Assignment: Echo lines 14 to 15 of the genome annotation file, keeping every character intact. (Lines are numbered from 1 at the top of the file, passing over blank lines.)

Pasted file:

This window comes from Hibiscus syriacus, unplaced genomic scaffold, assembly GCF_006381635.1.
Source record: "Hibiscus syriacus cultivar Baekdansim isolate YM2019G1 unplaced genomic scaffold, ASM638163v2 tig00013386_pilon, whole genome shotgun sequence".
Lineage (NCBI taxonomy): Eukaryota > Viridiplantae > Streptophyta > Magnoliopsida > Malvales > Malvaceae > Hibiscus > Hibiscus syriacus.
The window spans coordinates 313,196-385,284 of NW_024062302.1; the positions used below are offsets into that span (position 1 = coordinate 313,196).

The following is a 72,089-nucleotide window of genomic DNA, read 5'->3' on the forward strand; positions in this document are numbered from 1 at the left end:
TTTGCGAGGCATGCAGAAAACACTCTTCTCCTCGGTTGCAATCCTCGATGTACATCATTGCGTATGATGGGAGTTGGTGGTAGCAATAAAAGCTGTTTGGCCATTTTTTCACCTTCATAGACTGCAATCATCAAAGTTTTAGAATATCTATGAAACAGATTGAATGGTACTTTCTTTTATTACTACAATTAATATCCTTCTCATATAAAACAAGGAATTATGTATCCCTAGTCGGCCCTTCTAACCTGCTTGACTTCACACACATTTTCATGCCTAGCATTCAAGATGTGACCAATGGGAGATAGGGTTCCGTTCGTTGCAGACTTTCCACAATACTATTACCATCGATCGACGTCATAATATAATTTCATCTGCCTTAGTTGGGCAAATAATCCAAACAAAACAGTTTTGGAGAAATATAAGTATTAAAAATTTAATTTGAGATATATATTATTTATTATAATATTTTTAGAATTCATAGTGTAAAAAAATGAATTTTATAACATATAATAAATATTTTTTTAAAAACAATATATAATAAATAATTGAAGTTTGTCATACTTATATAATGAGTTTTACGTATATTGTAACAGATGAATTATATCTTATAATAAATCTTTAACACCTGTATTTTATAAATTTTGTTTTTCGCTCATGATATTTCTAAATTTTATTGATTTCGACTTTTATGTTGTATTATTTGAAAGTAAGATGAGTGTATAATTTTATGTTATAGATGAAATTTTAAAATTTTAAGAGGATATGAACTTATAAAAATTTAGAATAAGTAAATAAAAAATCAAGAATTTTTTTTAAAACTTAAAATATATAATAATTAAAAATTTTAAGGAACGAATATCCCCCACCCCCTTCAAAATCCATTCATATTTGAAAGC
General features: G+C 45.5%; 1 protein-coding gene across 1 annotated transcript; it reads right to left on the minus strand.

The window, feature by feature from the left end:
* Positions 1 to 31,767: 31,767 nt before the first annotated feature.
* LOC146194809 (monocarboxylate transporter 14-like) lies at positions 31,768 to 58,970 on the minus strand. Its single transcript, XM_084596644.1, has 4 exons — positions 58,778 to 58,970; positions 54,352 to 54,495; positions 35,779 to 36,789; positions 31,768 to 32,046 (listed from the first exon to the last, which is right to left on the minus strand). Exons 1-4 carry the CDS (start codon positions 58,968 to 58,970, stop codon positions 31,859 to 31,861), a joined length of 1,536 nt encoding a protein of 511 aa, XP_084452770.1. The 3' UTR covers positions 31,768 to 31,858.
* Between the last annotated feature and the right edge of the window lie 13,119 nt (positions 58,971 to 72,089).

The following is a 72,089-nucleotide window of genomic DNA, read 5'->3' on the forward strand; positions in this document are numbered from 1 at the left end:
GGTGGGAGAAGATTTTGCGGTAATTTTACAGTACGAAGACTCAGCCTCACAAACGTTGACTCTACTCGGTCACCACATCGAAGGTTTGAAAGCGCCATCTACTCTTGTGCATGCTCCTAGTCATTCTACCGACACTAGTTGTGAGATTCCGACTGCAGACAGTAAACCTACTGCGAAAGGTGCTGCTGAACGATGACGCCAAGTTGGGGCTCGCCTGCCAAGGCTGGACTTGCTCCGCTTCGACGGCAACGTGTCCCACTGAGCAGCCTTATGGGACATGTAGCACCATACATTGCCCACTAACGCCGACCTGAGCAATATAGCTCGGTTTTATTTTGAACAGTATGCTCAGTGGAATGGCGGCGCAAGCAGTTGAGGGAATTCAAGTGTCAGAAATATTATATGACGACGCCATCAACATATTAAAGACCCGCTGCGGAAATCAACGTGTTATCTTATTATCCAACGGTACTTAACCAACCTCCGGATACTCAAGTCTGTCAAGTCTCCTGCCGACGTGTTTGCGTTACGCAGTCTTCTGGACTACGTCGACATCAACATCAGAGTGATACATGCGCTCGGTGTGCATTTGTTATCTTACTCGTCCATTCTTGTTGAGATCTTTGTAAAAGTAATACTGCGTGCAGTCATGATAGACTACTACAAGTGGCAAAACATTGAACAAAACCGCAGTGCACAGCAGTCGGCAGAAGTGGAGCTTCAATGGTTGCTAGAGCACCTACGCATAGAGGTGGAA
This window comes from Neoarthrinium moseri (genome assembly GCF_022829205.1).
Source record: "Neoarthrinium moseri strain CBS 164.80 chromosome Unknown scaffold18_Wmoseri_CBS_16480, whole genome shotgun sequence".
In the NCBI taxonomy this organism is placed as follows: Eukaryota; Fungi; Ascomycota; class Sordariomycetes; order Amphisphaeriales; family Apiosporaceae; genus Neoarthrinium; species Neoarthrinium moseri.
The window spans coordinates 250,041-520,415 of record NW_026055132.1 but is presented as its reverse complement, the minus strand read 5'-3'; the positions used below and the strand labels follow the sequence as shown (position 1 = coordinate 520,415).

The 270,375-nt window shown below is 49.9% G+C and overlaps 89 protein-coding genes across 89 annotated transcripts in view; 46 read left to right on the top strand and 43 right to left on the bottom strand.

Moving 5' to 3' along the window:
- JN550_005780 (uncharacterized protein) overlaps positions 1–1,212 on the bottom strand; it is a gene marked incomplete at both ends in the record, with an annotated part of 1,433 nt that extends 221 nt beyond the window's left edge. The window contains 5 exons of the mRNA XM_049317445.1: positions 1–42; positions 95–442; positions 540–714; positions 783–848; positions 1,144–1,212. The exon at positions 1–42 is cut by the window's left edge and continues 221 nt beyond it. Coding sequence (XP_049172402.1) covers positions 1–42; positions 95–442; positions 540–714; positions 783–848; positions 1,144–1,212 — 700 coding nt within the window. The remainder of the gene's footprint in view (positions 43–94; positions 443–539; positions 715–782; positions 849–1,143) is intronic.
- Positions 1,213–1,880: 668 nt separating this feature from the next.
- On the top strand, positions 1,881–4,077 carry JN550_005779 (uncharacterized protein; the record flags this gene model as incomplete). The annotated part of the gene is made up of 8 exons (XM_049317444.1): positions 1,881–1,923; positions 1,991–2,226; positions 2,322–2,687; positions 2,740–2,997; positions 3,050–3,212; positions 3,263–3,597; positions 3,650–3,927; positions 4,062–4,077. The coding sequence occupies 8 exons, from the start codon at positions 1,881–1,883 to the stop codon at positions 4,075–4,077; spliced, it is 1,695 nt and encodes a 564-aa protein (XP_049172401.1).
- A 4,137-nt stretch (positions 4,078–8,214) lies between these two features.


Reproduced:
This window comes from Neoarthrinium moseri (genome assembly GCF_022829205.1).
Source record: "Neoarthrinium moseri strain CBS 164.80 chromosome Unknown scaffold18_Wmoseri_CBS_16480, whole genome shotgun sequence".